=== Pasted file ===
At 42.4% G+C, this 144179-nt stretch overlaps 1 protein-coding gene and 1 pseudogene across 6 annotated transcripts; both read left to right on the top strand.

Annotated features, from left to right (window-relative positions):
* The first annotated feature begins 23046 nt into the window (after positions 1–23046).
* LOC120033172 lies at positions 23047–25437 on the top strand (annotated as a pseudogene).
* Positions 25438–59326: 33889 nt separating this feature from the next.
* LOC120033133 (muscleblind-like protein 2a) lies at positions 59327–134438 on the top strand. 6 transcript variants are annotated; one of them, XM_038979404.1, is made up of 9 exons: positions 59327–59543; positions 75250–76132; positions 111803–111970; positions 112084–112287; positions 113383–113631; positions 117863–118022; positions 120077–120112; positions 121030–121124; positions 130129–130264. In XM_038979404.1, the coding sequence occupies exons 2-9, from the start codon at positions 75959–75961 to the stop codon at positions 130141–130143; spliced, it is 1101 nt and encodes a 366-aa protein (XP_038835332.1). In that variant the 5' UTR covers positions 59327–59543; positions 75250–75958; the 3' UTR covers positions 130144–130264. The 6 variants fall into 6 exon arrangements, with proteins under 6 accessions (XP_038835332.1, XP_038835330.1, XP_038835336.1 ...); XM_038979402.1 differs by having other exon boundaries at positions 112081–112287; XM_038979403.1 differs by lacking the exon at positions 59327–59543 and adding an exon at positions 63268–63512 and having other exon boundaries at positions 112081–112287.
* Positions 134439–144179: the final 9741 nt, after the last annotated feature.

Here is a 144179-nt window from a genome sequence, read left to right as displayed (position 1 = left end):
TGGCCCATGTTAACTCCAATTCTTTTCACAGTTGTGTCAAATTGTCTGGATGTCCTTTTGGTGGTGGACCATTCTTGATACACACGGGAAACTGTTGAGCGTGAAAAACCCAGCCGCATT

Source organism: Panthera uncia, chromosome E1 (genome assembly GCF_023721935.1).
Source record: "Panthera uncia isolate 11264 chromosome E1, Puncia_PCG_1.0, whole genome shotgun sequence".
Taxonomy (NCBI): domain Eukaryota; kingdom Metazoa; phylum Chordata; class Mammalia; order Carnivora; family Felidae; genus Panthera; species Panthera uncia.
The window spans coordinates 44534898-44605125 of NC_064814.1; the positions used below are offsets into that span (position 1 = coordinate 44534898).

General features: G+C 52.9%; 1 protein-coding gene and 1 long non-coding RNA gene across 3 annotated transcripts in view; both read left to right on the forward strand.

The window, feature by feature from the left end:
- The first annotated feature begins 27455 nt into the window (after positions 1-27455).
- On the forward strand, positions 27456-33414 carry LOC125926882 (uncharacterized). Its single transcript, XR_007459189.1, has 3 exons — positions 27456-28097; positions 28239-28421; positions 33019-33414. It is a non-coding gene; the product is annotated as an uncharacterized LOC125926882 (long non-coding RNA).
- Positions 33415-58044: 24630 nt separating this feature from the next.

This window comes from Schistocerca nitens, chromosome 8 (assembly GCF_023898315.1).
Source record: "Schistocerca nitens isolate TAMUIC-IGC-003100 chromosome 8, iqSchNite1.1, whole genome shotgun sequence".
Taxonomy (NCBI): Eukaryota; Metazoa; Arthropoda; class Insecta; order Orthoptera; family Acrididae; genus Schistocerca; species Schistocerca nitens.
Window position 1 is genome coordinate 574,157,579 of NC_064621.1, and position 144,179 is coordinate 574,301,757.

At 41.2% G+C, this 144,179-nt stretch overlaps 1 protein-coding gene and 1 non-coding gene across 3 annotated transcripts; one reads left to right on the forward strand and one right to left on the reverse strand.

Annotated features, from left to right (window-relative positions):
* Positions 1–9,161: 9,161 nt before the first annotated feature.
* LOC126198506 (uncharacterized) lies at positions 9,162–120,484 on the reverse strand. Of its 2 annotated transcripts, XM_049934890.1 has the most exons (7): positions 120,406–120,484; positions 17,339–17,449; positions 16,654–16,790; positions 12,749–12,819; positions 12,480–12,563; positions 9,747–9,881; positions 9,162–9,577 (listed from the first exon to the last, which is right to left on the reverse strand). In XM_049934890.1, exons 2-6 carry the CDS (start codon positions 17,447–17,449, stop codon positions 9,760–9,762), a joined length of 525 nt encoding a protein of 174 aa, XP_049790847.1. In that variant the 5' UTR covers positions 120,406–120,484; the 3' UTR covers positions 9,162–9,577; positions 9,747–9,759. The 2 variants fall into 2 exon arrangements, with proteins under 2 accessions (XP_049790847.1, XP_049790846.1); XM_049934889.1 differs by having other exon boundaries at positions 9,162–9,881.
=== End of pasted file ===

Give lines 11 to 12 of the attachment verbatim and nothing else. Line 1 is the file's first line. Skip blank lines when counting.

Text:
Source record: "Panthera uncia isolate 11264 chromosome E1, Puncia_PCG_1.0, whole genome shotgun sequence".
Taxonomy (NCBI): domain Eukaryota; kingdom Metazoa; phylum Chordata; class Mammalia; order Carnivora; family Felidae; genus Panthera; species Panthera uncia.